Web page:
Now that most companies have resumed their activities and are gradually trying to get back up to cruising speed, the social inspection services are also on the road again to carry out checks, announced or otherwise. Not only are there the usual checks on the declaration of each employment and the correct application of the wage and working conditions of your personnel, there are also specific checks on how your company handles the required measures regarding safe and healthy working in the workplace and whether your company meets the conditions for certain Corona grants that your company has applied for.
Social inspections are primarily intended to inform employers and to raise their awareness, but they are also intended to ensure that employers comply with social legislation. As an employer, it is best to be as prepared as possible because if serious violations are found, the (administrative) fines and the price tag of a possible regularization of wages and social security contributions can be considerable.
The Inspectorate for Supervision of Welfare at Work carries out inspections to check that companies have taken the necessary measures to ensure that their employees who have returned to work have healthy working conditions. Therefore, be sure to check whether 'social distancing' and protective measures are guaranteed to be maximum and effective in all of your company's workplaces. In doing so, let yourself be guided by the guidelines that the FPS Employment has published on its website in its 'generic guide' on "corona proof" work.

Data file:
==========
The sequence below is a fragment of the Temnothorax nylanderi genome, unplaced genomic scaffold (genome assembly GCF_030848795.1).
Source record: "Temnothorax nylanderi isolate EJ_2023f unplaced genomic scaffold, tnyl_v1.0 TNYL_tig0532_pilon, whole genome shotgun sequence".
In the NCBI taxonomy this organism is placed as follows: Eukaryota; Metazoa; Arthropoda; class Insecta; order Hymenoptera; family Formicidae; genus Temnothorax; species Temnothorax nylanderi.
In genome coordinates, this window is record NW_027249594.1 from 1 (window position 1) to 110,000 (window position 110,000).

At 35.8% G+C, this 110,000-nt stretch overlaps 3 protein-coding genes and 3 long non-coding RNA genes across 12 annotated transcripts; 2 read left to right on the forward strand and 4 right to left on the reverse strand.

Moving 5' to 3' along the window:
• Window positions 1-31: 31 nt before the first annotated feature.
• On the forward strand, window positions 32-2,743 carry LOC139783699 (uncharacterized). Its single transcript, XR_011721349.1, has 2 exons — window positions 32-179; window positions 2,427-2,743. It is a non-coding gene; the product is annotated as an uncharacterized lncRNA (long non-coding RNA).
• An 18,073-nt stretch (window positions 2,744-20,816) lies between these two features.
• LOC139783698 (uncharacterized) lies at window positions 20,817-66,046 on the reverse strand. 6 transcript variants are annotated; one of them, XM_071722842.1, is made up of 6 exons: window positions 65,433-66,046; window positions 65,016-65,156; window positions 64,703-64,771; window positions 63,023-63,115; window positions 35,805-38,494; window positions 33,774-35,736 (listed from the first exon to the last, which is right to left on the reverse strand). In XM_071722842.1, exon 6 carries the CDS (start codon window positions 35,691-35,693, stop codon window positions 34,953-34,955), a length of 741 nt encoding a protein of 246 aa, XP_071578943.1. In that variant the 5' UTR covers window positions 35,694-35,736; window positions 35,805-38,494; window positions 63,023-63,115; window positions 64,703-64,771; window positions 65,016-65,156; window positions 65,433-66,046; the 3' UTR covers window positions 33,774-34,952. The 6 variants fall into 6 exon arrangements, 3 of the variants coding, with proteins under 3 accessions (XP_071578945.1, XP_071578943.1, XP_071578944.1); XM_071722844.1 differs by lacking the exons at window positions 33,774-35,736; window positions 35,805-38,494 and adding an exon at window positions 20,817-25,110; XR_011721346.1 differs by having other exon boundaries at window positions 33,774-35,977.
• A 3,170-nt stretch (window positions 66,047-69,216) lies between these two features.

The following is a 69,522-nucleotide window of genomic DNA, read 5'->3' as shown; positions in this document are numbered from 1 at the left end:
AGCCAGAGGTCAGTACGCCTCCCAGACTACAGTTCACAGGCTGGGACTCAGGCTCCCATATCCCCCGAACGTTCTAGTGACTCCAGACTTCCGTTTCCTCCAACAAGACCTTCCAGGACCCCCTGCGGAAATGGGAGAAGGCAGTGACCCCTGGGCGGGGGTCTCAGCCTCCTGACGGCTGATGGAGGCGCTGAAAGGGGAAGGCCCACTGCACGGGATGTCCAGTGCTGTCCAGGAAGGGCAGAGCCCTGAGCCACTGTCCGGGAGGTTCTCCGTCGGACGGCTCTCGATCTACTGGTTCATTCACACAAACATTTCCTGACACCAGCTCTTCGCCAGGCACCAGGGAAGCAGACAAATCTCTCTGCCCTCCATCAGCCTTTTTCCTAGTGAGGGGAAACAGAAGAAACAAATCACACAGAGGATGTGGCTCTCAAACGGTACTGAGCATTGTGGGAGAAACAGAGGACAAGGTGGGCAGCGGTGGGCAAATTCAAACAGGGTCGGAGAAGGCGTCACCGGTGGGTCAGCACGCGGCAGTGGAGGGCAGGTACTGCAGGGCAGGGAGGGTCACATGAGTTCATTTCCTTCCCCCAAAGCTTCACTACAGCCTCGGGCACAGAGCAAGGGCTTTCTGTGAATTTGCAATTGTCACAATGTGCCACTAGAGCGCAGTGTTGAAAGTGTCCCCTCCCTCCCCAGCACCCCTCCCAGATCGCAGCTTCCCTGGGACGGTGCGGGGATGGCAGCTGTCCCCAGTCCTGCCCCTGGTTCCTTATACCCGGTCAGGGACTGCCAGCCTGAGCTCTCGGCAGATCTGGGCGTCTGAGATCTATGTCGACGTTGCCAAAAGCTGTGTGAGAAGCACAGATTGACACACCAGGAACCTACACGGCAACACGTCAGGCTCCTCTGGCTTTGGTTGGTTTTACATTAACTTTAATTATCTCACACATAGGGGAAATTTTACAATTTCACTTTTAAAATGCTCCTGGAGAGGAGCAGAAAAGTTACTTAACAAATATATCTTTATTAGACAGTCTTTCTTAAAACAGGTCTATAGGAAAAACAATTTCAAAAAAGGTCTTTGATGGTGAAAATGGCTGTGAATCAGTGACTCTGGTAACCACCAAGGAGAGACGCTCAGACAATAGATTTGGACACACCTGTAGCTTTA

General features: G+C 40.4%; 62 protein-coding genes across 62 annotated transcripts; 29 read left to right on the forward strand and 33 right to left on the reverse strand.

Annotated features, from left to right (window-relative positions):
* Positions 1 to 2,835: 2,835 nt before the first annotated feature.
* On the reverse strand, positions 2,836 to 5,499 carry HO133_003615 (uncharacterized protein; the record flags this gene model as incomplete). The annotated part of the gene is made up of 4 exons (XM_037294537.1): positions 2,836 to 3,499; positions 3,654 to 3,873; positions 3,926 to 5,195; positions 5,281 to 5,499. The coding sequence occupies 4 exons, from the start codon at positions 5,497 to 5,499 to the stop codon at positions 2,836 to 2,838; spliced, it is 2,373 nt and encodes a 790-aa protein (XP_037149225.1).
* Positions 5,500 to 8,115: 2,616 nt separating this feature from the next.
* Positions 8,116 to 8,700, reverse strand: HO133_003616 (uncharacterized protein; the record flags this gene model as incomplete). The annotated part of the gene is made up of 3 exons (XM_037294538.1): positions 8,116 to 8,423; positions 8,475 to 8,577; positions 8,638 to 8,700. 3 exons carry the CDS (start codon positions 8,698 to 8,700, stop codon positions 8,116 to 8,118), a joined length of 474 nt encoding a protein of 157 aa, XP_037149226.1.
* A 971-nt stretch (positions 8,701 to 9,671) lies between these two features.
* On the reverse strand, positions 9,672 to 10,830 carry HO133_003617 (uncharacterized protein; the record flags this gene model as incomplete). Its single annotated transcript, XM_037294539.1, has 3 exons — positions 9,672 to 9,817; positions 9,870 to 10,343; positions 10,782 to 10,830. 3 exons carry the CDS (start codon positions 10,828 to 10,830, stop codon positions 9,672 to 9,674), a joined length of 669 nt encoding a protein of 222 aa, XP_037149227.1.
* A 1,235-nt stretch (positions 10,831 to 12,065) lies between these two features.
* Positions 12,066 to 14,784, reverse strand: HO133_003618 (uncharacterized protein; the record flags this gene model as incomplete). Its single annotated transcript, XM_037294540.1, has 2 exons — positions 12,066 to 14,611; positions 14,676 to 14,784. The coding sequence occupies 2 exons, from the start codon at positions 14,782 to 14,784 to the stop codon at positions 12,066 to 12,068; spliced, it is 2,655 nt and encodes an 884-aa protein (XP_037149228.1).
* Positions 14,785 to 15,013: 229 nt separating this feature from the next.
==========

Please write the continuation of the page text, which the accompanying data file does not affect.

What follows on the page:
If your company applies for support measures relating to personnel costs (e.g. postponement of payment of social security contributions), have the conditions and any justification for your application checked by the social inspectorate, since it examines whether a company is rightly claiming the support applied.
Your company also has every interest in having a pre-screening of your staff's work rules, working time arrangements, employment contracts and payroll documents.
This type of screening can also be the opportunity to take a closer look at measures to reduce labour costs (e.g. making use of exemptions from the payment of withholding tax and social security reductions) for which your company is eligible with respect to its employees.
Finally, do not forget that as an employer it is best to cooperate actively with a social inspection. On the other hand, you should not provide more information than the social inspector explicitly requests.